Summary: A sermon for the 6th Sunday of Easter, Year B

May 9, 2021

Hope Lutheran Church

Rev. Mary Erickson

John 15:9-17

The Gift of Joy

Friends, may grace and peace be yours in abundance in the knowledge of God and Christ Jesus our Lord.

“So teach us to number our days that we may gain a heart of wisdom.” So says Psalm 90.

How many days are we given in a life? Psalm 90 muses: “The days of our life are seventy years, or perhaps eighty, if we are strong.”

How precious are those days we’ve been allotted! They become more valuable as the number we have remaining ebbs. That process becomes accelerated for people with a terminal disease. They become acutely aware of the number of their remaining days!

And perhaps because of that, they come to know and appreciate life and all its splendor much more than we who float down the lazy river of life at a leisurely pace, as if the number of our days will never cease. But when we’re faced by our finite nature, we gain something, something that magnifies our heart of wisdom.

The Broadway musical Rent opened in 1996. The musical is a reinterpretation of Puccini’s opera "La Boheme." It recasts the story in Manhattan with a group of struggling young artists. Several of the main characters have been diagnosed with HIV or AIDS. At that time, in 1996, an AIDS diagnosis was still pretty much a death sentence.

The characters in the story are faced with the knowledge that their lives will be clipped short. That leads them to consider, how do we measure life? That question unfolds in the song “Seasons of Love.” The song counts the number of minutes in a year: 525,600. The song literally teaches us to number our days.

Five hundred twenty-five thousand six hundred minutes.

Five hundred twenty-five thousand moments so dear.

Five hundred twenty-five thousand six hundred minutes.

How do you measure,

Measure a year?

In daylights?

In sunsets?

In midnights?

In cups of coffee?

In inches, in miles, in laughter, in strife?

In five hundred twenty-five thousand six hundred minutes.

How do you measure a year in a life?

They answer the probing question with a question: “How about love?” How about we measure our days in love?

We hear a passage today from John 15. It’s part of Jesus’ farewell discourse on the night in which he was betrayed. In less than 24 hours (1440 minutes), Jesus’ life will end. And he knows it. He knows that time with his beloved friends is desperately short! How will he utilize these precious moments?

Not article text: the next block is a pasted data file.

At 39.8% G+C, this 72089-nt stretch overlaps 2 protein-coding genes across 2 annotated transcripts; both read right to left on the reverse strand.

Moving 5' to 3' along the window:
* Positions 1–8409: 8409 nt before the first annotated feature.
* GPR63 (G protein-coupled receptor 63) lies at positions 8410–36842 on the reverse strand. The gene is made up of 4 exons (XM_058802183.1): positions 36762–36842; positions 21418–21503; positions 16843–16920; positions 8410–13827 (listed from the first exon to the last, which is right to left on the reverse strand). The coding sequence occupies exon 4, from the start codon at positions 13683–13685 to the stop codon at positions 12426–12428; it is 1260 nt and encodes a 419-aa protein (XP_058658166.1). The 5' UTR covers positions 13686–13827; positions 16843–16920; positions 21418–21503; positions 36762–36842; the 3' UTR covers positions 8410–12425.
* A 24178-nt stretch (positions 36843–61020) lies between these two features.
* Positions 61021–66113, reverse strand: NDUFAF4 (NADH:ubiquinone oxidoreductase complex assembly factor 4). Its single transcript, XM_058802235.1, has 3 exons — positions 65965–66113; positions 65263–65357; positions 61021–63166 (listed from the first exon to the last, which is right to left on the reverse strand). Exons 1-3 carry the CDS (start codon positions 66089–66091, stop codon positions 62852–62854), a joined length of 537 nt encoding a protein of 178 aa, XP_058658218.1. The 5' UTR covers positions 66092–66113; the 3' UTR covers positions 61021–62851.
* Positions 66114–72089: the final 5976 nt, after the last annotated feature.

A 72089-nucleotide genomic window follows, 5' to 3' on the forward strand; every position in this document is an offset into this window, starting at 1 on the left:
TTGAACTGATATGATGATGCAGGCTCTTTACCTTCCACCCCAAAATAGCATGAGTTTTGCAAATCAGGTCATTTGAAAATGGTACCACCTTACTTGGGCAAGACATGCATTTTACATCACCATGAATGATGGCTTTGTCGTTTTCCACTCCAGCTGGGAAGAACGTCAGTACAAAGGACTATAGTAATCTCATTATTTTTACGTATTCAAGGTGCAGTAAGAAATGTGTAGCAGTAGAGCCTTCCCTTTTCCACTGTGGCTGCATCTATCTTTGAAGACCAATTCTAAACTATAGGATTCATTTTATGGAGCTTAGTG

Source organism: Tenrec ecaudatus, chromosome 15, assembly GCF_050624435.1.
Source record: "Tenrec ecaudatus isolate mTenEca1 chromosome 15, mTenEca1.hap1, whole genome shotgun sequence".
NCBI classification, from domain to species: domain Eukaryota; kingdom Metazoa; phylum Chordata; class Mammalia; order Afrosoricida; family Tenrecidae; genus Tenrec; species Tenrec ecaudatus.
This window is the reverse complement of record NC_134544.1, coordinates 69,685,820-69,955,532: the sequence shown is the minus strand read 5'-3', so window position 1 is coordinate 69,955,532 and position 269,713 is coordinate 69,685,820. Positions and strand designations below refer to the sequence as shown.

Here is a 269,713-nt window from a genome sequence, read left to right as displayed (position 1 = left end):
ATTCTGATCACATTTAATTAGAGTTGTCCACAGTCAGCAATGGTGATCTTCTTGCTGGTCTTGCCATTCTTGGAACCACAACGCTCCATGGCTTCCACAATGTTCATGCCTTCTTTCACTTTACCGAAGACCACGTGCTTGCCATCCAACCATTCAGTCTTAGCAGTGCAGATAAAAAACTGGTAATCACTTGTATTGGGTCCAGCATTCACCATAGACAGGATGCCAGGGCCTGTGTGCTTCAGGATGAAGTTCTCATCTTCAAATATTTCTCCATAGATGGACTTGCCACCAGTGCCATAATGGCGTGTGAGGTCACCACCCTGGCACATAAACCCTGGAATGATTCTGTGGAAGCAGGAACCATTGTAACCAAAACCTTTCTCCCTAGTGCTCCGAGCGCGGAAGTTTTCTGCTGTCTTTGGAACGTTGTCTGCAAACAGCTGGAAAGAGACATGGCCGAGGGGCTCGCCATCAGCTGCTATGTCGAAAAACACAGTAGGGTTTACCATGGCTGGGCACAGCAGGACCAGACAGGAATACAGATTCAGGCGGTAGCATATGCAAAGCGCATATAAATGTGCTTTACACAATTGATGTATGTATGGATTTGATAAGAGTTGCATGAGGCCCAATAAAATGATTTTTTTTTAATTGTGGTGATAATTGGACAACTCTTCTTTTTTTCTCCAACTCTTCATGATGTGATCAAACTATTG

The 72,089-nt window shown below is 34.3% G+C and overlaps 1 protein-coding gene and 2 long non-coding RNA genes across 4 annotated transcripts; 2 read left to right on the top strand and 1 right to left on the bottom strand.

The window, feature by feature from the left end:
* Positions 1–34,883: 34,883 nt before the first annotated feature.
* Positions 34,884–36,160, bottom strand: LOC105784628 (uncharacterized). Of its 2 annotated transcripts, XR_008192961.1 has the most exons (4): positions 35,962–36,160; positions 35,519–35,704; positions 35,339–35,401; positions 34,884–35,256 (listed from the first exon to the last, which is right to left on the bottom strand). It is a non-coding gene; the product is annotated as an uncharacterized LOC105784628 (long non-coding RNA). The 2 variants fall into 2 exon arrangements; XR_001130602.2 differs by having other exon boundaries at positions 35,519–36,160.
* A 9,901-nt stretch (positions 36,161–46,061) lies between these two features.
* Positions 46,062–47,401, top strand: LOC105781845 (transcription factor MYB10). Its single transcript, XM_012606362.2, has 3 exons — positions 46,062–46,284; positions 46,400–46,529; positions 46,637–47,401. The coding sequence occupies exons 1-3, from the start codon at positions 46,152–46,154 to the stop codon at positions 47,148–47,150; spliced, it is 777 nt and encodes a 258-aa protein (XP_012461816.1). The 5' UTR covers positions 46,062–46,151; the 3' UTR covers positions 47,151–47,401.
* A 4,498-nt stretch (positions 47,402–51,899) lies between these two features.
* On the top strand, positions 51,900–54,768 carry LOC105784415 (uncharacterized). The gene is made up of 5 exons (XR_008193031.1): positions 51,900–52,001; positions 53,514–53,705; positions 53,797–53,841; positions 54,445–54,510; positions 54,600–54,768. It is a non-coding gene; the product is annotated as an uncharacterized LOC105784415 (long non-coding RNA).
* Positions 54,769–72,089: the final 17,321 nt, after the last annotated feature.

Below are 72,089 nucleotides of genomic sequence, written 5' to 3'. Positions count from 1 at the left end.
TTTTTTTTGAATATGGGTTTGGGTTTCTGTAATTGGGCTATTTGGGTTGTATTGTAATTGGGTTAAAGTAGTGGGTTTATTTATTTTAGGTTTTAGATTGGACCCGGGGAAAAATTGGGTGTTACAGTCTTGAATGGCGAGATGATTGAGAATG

Jesus wants to leave them with his deepest desires for them. In our reading today, he leaves his disciples with this final appeal. Love one another. It’s all about love!

Not possessions,

not wealth,

not power,

not glory,

not fame – no, it’s about love!

It’s about love:

love of the community around you,

love of creatures, love of the earth,

love of family and dear ones,

love towards the stranger, and

love of God, our source, love’s source.

He leaves them with a final command, “Love one another as I have loved you.” This is what it all comes down to for Jesus, what it’s all about. It’s about love. That’s what his entire ministry was about and what was leading him to his most exquisite death.

And that love, that love streaming from its godly source, it bears a most wonderful fruit. Love’s delicious fruit is Joy.

Jesus says, “You know, I’m telling you these things for a reason. I want you to have joy – my joy. I want you to experience the fullness of joy. I want your joy to be complete.”

For Jesus, there’s a direct connection between love and joy. When we love, joy emerges. Joy is the beautiful byproduct of love.

The emotion of happiness can be confused with joy. But there’s a tremendous quantum leap difference between the two.

Happiness is dependent on external factors. I feel happy over a good meal. I’m happy when the Milwaukee Brewers win. But I’m unhappy when they lose. Happiness is dependent on external circumstances. But joy is internally generated. Joy comes from within, it’s an outpouring from love and our faith in divine love.

Happiness is temporary and fickle. It comes and goes in the moment. But joy possesses a lasting quality, a permanence. It can span over time and circumstance. It’s bigger than the events surrounding us. We can be joyful even through difficult times.

This weekend we celebrate Mother’s Day. Parents understand the nature of joy. When their child is born, they’re possessed by a love for this new soul. Love for their child becomes a major driver for them. Life with their child will take them down many pathways: ecstasy, worry, hilarity, sorrow, frustration, relief. As a parent, they’ll experience the full spectrum of human emotion. But even through challenging times, joy will not abandon them. Joy remains, even when happiness flees. That’s because joy is tied to something more constant, something lasting. Joy derives from their love. And it comes ultimately from the source of all love, from the divine impulse of love generating all things.

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